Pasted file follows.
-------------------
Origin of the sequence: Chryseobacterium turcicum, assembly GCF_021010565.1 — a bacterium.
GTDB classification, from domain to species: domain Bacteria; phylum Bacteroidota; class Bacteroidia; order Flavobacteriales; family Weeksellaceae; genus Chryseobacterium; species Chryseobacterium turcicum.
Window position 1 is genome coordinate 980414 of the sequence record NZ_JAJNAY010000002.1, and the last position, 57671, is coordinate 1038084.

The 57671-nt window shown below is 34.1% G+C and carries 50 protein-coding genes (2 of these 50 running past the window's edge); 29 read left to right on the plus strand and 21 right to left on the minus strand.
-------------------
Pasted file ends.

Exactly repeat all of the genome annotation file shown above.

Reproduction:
Origin of the sequence: Chryseobacterium turcicum, assembly GCF_021010565.1 — a bacterium.
GTDB classification, from domain to species: domain Bacteria; phylum Bacteroidota; class Bacteroidia; order Flavobacteriales; family Weeksellaceae; genus Chryseobacterium; species Chryseobacterium turcicum.
Window position 1 is genome coordinate 980414 of the sequence record NZ_JAJNAY010000002.1, and the last position, 57671, is coordinate 1038084.

The 57671-nt window shown below is 34.1% G+C and carries 50 protein-coding genes (2 of these 50 running past the window's edge); 29 read left to right on the plus strand and 21 right to left on the minus strand.